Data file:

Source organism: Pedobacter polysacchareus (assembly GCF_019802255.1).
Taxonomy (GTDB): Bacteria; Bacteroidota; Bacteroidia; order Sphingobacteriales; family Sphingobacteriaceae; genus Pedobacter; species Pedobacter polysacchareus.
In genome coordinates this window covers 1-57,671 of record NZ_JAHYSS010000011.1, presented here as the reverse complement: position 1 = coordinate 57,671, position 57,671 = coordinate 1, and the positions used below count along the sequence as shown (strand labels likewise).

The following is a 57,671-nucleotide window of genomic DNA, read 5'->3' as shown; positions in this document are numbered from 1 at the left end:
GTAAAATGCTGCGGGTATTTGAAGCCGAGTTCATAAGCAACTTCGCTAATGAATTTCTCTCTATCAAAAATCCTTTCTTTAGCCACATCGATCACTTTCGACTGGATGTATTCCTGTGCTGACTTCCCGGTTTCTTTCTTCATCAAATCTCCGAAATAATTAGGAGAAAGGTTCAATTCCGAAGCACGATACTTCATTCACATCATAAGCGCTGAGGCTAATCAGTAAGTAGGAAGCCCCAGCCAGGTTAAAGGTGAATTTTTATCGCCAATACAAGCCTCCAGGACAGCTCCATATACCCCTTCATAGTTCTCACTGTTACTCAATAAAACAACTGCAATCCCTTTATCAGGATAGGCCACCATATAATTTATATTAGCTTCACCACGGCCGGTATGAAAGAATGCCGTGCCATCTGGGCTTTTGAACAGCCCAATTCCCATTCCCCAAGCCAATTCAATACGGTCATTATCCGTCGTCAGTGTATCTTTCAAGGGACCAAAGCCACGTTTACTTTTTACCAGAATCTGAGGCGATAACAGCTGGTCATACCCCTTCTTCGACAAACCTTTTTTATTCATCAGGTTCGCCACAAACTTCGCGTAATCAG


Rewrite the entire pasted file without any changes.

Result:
Source organism: Pedobacter polysacchareus (assembly GCF_019802255.1).
Taxonomy (GTDB): Bacteria; Bacteroidota; Bacteroidia; order Sphingobacteriales; family Sphingobacteriaceae; genus Pedobacter; species Pedobacter polysacchareus.
In genome coordinates this window covers 1-57,671 of record NZ_JAHYSS010000011.1, presented here as the reverse complement: position 1 = coordinate 57,671, position 57,671 = coordinate 1, and the positions used below count along the sequence as shown (strand labels likewise).

The following is a 57,671-nucleotide window of genomic DNA, read 5'->3' as shown; positions in this document are numbered from 1 at the left end:
GTAAAATGCTGCGGGTATTTGAAGCCGAGTTCATAAGCAACTTCGCTAATGAATTTCTCTCTATCAAAAATCCTTTCTTTAGCCACATCGATCACTTTCGACTGGATGTATTCCTGTGCTGACTTCCCGGTTTCTTTCTTCATCAAATCTCCGAAATAATTAGGAGAAAGGTTCAATTCCGAAGCACGATACTTCATTCACATCATAAGCGCTGAGGCTAATCAGTAAGTAGGAAGCCCCAGCCAGGTTAAAGGTGAATTTTTATCGCCAATACAAGCCTCCAGGACAGCTCCATATACCCCTTCATAGTTCTCACTGTTACTCAATAAAACAACTGCAATCCCTTTATCAGGATAGGCCACCATATAATTTATATTAGCTTCACCACGGCCGGTATGAAAGAATGCCGTGCCATCTGGGCTTTTGAACAGCCCAATTCCCATTCCCCAAGCCAATTCAATACGGTCATTATCCGTCGTCAGTGTATCTTTCAAGGGACCAAAGCCACGTTTACTTTTTACCAGAATCTGAGGCGATAACAGCTGGTCATACCCCTTCTTCGACAAACCTTTTTTATTCATCAGGTTCGCCACAAACTTCGCGTAATCAG